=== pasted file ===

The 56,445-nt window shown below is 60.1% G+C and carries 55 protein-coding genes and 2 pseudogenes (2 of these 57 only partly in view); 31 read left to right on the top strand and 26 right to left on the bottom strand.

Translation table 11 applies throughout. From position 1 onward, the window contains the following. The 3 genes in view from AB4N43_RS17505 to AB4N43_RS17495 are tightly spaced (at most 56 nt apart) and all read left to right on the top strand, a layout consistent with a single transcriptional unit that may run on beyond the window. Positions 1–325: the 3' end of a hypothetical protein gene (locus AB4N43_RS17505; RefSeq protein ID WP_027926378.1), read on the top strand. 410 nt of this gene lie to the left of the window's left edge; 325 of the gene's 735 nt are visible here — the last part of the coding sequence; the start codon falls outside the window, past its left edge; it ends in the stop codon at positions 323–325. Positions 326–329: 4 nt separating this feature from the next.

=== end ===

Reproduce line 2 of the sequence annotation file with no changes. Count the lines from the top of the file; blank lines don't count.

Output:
Translation table 11 applies throughout. From position 1 onward, the window contains the following. The 3 genes in view from AB4N43_RS17505 to AB4N43_RS17495 are tightly spaced (at most 56 nt apart) and all read left to right on the top strand, a layout consistent with a single transcriptional unit that may run on beyond the window. Positions 1–325: the 3' end of a hypothetical protein gene (locus AB4N43_RS17505; RefSeq protein ID WP_027926378.1), read on the top strand. 410 nt of this gene lie to the left of the window's left edge; 325 of the gene's 735 nt are visible here — the last part of the coding sequence; the start codon falls outside the window, past its left edge; it ends in the stop codon at positions 323–325. Positions 326–329: 4 nt separating this feature from the next.